Honoring the Greatest Generation’s Veterans: Mary Pettinato
Mary Pettinato’s Honor Flight Chicago jets vets to the nation’s capital for a day of honor and recognition at the World War II Memorial.
"If you were on your deathbed, what would you say you wish you had done?" That's the powerful question Mary Pettinato (KSM08) asked her father on a trip to his home in Orlando, Fla., several years ago. As they huddled around the kitchen table, the 88-year-old World War II Army veteran broke down in tears.
"More than anything I want to see that memorial, you know the one built in D.C. in my honor and in honor of the other people who died for our country," he told his daughter as tears rolled down his cheeks. "But your mom and I just can't make the trip anymore."
Two days later Pettinato and her father flew to Washington, D.C. When she saw the joy in his eyes as he gazed at the National World War II Memorial, she was motivated to make her father's dream a reality for thousands of WWII vets.
Her dad, who served in North Africa and Anzio, Italy, during the war would make another trip to the memorial before his death in March 2009.
Now Pettinato is president of Honor Flight Chicago, a nonprofit that flies Chicagoland WWII veterans to Washington, D.C., for an all-expenses-paid day of recognition and honor. She co-founded the Chicago operation, part of the national Honor Flight Network. It is one of 94 active Honor Flight hubs in 34 states across the country. The Honor Flight Network was founded in May 2005 in Springfield, Ohio.
Pettinato, the successful CEO of Intron Corp., a Chicago-based health care and leasing company, started Honor Flight Chicago while working full time and attending the Kellogg School of Management. In its first two years, the organization has coordinated more than 14 flights and taken more than 1,000 vets to the memorial.
"The most rewarding thing about all this is when a veteran comes up to me to say, ‘It was the best day of my life,' " she says.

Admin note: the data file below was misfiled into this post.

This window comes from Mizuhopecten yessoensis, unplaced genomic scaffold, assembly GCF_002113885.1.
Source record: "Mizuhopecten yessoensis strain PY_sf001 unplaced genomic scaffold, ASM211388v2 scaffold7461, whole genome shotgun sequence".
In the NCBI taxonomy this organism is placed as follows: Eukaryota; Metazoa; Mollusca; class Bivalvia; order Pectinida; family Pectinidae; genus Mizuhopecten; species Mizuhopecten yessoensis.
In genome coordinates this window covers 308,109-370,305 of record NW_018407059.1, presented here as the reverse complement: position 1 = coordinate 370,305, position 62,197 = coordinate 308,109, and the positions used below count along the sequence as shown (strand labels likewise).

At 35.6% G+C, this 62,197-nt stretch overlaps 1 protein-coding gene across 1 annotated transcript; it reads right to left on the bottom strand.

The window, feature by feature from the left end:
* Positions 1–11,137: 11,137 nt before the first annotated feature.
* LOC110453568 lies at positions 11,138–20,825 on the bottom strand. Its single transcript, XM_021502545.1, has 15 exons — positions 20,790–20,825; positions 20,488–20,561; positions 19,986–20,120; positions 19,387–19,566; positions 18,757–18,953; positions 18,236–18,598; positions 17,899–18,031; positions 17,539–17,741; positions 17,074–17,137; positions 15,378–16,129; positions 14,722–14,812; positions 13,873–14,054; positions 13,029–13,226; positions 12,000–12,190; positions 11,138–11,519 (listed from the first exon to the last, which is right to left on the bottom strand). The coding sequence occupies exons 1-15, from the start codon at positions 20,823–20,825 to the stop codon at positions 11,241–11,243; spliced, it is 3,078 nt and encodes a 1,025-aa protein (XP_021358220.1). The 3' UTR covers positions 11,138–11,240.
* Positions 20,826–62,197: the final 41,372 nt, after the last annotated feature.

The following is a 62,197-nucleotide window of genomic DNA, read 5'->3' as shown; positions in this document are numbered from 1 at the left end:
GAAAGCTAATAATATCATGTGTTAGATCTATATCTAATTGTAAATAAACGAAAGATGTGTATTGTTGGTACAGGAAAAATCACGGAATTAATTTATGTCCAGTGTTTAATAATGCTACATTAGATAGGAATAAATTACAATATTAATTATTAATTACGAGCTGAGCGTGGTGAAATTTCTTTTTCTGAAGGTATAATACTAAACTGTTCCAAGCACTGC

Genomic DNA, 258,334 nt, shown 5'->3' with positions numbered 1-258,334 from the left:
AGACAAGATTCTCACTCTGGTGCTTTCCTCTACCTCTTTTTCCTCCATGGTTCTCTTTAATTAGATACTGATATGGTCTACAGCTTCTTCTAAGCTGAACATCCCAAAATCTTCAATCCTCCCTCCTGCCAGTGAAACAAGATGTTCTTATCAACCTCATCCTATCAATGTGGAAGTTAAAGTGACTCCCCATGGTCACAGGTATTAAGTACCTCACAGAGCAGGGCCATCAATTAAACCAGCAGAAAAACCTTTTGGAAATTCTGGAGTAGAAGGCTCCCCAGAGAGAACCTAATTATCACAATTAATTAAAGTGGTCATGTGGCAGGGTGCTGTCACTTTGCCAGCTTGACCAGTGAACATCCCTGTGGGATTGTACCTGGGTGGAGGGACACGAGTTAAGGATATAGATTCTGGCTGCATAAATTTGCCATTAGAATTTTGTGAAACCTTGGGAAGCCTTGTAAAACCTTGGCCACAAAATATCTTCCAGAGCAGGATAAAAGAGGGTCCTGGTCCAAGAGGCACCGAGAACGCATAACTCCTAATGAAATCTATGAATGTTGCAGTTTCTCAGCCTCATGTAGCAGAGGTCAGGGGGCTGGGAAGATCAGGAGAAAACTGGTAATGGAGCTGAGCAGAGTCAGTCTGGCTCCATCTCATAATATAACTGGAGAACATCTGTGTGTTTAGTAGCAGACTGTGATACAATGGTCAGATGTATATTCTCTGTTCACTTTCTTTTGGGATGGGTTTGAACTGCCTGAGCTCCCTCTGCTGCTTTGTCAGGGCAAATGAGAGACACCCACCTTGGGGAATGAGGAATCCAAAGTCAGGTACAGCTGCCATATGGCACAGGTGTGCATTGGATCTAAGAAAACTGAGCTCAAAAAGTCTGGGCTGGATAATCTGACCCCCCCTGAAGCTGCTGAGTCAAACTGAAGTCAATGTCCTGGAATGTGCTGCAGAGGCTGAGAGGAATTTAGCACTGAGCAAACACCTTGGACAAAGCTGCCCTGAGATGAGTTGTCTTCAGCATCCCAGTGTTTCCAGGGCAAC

Pettinato, alongside a group of 350-plus volunteers and more than 300 guardians, who travel with the aging veterans, are racing against the clock. Pettinato says about 1,000 WWII vets die every day, so the pressure is definitely on. Just last April, three died before making the trip.
"We'll call the vets, and the wife will answer and say, ‘I'm sorry he's just passed, and more than anything he wanted to see that memorial,' so it is very hard," Pettinato says.
There are more than 1,000 veterans on the Chicago organization's waiting list, but the lucky few who make it to D.C. experience a day unlike any other.
The vets arrive at Midway Airport at 4:30 a.m. (Midway carrier Southwest Airlines, the official airline partner of Honor Flight, donates seats for the veterans.) They're serenaded with songs like "Boogie Woogie Bugle Boy." They are saluted by airline pilots, and after landing in D.C., a water cannon salute at Dulles International Airport welcomes the veterans.
The vets spend much of their day at the memorial, which opened in 2004. It is located on the National Mall between the Washington Monument and the Lincoln Memorial. Highlights include the restored Rainbow Pool, a pair of 43-foot arches, 56 granite pillars to represent the District of Columbia and the U.S. states and territories at the time of the war, and the Freedom Wall, with 4,048 sculpted gold stars in honor of the 405,399 Americans who died in WWII.
It's a day that gives veterans time to reflect and remember. "It was an 18-hour day and one that I will never forget," says Irving Abramson, a U.S. Army vet from Skokie, Ill. "During this one day I was able to reframe my memories of the war and come to grips with the things I had to do to survive."
The itinerary varies for every trip, but the Honor Flight Chicago visits can also include stops at the National Air and Space Museum, the Iwo Jima Memorial and Arlington National Cemetery.
At the end of the day, more than 2,000 people — including military personnel, motorcycle clubs, Boy Scouts and students of all ages — show up to cheer the veterans upon their return to Chicago. "The reception at Midway was something!" says U.S. Navy veteran Gilbert Irps of Kankakee, Ill. "It brought tears to my eyes to see so many sailors saluting us."
Honor Flight Chicago has 10 flights planned for 2010. Right now, its focus is on WWII vets, but Pettinato plans to honor Korean War and Vietnam War veterans down the road. Plus, she hopes to help the national Honor Flight organization start more hubs across the country to get more veterans airborne.
— Marcelino Benito (J10)
Honor Flight Chicago president Mary Pettinato at the World War II Memorial in Washington, D.C., with her late father, Gene Coschigano. He served in Anzio, Italy, and North Africa.